Bermuda has the most divable shipwrecks in the Western Hemisphere. That’s why Skin Diver Magazine named Bermuda the “Shipwreck Capital of the Atlantic”—you’ll find more than five centuries of nautical history waiting for you beneath Bermuda’s waters.
Crystal-clear waters make Bermuda one of the most breathtaking dive destinations in the world. On the northern and western reefs, the visibility in the summer is about 100 feet. Where the reef line comes much closer to the shore, on the southern and eastern reefs, summer visibility averages 80 feet.
Dive shops display a map of the outlaying reef system and 38 wrecks. But depending on your skill level, you can dive over 350 wrecks dating back to the 15th century. A popular site is the 200-foot schooner the Constellation, Peter Benchley’s inspiration for The Deep. At some sites, shipwrecks are so close to one another, you can explore multiple ships in the same dive.
The Shipwreck Certificate Program was created to introduce divers to 18 special shipwrecks. These wrecks are selected for their history, photogenic qualities, swim-throughs, etc. And after diving any one of these 18 wrecks, you’ll receive a Bermuda Shipwreck Certificate which names the shipwreck, provides a brief history of the wreck, and includes a silhouette of the ship prior to its sinking.
Grab your mask, fins, and snorkel. Fill up your tank. Then chart a course for more than five centuries of nautical history waiting for you beneath Bermuda’s waters. Just click on your interest below, and don’t forget to come up for air when it’s time to book your vacation.
The season starts about mid-March and runs through November, although some operators dive year-round. On Bermuda’s northern and western reefs, the visibility in the summer is about 100 feet. Where the reef line comes much closer to the shore, on the southern and eastern reefs, summer visibility averages 80 feet. The Gulf Stream undulates to the north and west minimising weather extremes, crediting Bermuda with its subtropical status. The water temperature in the height of summer (July–September) is in the mid-80s, and a 1/8" shorty is sufficient. During the season’s peripheral months, April, May, and most of June, October, and November, a 1/4" wetsuit is recommended. Air temperature rarely gets above 90 degrees in the summer, or below 60 degrees in the winter.
American schooner built in 1887. En route in 1920 from Norfolk with a load of coal, she became stranded on the reefs and sank. Lying near the North Carolina, her cable and rigging are scattered across the reefs.
350' mail packet and passenger steamer, launched in 1894. In 1923, while en route from St. John to Halifax, she wrecked on Bermuda’s Northern Barrier Reef. All passengers, crew, and mail were landed safely. She lies 30' down.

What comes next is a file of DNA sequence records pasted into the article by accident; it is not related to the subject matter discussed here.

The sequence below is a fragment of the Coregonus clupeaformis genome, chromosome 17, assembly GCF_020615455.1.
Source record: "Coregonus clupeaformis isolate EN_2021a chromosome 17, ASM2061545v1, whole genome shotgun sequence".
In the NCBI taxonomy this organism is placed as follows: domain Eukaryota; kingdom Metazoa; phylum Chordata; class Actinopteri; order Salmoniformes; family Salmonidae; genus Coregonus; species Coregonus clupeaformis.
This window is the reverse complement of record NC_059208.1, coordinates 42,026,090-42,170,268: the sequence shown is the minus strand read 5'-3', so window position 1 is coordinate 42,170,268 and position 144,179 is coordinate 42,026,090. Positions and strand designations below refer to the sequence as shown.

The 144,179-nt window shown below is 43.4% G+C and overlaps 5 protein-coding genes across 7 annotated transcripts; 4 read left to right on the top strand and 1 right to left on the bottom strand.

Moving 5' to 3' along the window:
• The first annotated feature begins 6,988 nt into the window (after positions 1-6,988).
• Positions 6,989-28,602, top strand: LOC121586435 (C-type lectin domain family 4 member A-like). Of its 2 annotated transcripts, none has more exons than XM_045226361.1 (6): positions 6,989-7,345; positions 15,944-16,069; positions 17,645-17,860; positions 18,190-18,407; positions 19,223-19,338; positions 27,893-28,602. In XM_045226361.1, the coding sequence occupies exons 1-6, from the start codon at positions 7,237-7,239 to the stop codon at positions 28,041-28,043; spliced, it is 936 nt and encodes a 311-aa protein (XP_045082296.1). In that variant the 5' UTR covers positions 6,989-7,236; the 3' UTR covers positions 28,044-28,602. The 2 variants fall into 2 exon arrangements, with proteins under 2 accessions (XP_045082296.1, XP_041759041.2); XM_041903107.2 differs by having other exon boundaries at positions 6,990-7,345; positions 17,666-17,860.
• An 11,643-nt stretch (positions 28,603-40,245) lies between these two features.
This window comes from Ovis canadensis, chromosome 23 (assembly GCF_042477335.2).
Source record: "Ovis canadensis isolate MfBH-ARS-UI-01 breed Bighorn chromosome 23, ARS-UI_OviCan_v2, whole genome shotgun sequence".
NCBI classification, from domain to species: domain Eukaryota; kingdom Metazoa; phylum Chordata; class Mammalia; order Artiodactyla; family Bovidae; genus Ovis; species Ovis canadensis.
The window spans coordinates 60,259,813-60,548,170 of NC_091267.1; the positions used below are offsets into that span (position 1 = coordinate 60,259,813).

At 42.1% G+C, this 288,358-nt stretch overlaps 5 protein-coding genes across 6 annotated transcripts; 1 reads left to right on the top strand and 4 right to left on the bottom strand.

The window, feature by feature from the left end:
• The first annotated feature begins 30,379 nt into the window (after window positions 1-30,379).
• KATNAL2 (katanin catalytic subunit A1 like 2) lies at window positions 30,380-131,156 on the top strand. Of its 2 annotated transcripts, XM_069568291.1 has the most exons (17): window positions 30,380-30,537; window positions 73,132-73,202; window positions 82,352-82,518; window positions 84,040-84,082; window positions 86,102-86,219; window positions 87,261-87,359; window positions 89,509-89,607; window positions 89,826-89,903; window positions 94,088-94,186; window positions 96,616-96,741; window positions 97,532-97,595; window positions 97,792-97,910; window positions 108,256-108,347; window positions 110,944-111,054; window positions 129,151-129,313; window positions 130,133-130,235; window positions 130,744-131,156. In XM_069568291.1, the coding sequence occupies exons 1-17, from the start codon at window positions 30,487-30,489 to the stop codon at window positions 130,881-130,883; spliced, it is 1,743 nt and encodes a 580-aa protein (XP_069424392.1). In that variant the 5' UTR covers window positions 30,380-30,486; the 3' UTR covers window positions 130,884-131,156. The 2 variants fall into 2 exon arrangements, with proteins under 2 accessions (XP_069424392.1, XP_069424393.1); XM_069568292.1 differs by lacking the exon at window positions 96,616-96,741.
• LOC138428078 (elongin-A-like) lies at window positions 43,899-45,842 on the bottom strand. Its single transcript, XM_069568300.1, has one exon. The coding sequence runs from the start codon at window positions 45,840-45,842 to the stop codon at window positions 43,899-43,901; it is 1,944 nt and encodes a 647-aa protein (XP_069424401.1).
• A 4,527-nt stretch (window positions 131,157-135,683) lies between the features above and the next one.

200' American schooner built in 1918. In 1943, this ship was carrying building materials, medicinal drugs, and 700 cases of scotch whiskey to Venezuela when she went down. She lies in 30' of water.
500' Spanish luxury liner launched in 1923. The largest of Bermudian wrecks, she lies 30'–55' under with her wreckage scattered across 100,000 square feet. She offers hours of fascinating exploration.
A steamer built in 1881. While on a voyage from New Orleans to Germany in 1886, she hit a reef and sank. She lies 20' down, and within swimming distance of an unidentified Spanish galleon.
A 165' steel buoy tender built during World War II, and our most popular wreck dive. In 1985, she became an artificial reef and rests 80' down with her mast pointing toward the surface. She is fully intact.
250' Norwegian freighter that wrecked in 1937 while trying to avoid the wreck of the Cristobal Colon. She lies 50' down with her bow 18' from the surface.
Early steam freighter wracked by storms while en route from Georgia to Russia in 1879. She was already floundering badly when she hit a reef and sank. She lies in 15'–35' of water.
L'Herminie First-class, 60-gun French frigate. In 1838, while returning to France from a skirmish in Mexico, she crashed into a reef. She lies in 20'–30' of water off the western side of the island, with 25 cannons still visible.
A passenger/light cargo ship built in 1877. In 1903, while en route to the West Indies with passengers and cargo, she struck a reef and sank. She sits 25' down, one mile from the Caraquet.
225' English paddlewheel steamer from the American Civil War. Chartered to the Confederacy for blockade running, she sank in 1864. The wreck lies in 55' of water with one of her paddlewheel frames standing upright.
A 300' English steamer on her maiden voyage when she sank in 1873. She lies one mile from shore, in depths from 35'–70'.
A 236' paddlewheel steamer. Coral reefs accomplished what no Union gun boat could do, and this elusive Civil War blockade runner sank in 1863. She’s now adorned with lovely coral.
A 205' English barque that struck a reef and sank on New Year’s Day 1880. She sits upright in depths of 25'–40'. The curves of her fantail stern have a touch of ghostly grace.
A 385' cargo steamer built in 1907. The best East End wreck. While heading to Baltimore, she struck a reef off St. David’s Head in 1940. Lying one mile offshore 20'–70' down, she is a massively large and awesome sight.
A cargo steamer built in 1890, it ran into a “white squall” in 1915. She can be found scattered in 20'–40' of water on a coral bottom. Live ammunition, shell casings, boilers, a propeller, and her engine can be seen amongst her wreckage.
228' Danish cargo steamer built in 1902. Another victim of Bermuda’s tricky reefs, she sank in 1920. The Taunton is a favourite shallow water dive and quite a photogenic wreck, as her bow comes within 10' of the surface.
A target of a US Immigration sting operation, the Xing Da was captured and towed to Bermuda in 1997. She was sunk in 106' of water, and she landed upright in a sand hole. She is so large, it takes several dives to see all of her.